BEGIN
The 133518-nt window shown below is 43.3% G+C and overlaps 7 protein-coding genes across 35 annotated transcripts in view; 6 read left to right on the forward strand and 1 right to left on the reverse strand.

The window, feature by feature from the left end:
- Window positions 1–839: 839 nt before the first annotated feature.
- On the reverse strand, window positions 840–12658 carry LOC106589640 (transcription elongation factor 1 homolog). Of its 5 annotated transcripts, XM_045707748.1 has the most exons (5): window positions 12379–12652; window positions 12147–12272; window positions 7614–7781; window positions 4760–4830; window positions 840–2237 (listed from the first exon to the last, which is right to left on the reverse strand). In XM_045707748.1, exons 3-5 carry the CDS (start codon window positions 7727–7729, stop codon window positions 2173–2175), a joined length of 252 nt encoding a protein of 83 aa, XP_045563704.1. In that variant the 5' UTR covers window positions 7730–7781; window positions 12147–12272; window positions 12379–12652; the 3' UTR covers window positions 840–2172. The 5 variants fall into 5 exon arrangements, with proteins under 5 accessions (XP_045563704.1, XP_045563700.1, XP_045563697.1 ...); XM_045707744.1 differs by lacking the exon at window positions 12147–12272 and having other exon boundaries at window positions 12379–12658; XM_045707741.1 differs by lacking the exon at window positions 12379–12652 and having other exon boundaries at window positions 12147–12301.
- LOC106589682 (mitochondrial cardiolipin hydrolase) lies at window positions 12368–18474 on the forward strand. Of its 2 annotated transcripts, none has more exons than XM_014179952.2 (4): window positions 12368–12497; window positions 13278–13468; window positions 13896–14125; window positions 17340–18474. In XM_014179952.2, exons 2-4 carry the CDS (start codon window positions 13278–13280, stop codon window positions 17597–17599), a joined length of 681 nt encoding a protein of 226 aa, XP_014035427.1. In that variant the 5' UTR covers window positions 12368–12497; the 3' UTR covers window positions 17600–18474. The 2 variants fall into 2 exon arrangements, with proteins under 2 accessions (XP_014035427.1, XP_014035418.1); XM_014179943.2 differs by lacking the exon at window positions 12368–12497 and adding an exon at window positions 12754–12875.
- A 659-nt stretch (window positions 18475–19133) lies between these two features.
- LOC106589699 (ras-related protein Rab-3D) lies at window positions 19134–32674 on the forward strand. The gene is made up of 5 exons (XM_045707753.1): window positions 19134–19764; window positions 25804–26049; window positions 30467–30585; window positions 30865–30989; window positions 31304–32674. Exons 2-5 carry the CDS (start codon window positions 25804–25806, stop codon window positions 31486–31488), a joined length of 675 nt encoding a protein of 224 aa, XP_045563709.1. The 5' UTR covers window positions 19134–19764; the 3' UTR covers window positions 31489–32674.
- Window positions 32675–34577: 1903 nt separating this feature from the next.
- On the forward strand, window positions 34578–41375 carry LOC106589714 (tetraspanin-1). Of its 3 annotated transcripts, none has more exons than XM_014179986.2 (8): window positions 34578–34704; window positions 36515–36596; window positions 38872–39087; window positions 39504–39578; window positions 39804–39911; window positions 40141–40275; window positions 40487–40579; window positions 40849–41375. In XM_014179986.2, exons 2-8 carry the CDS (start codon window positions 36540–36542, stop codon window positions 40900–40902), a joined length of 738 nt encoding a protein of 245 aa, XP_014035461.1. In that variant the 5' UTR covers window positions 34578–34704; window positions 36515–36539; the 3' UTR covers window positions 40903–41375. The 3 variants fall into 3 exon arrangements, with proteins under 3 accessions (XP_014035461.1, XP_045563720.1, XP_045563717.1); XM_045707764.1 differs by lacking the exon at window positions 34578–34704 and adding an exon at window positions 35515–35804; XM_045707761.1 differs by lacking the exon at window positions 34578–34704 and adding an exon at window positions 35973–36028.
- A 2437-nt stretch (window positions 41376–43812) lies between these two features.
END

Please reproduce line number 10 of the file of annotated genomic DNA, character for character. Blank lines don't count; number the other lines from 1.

- A 2437-nt stretch (window positions 41376–43812) lies between these two features.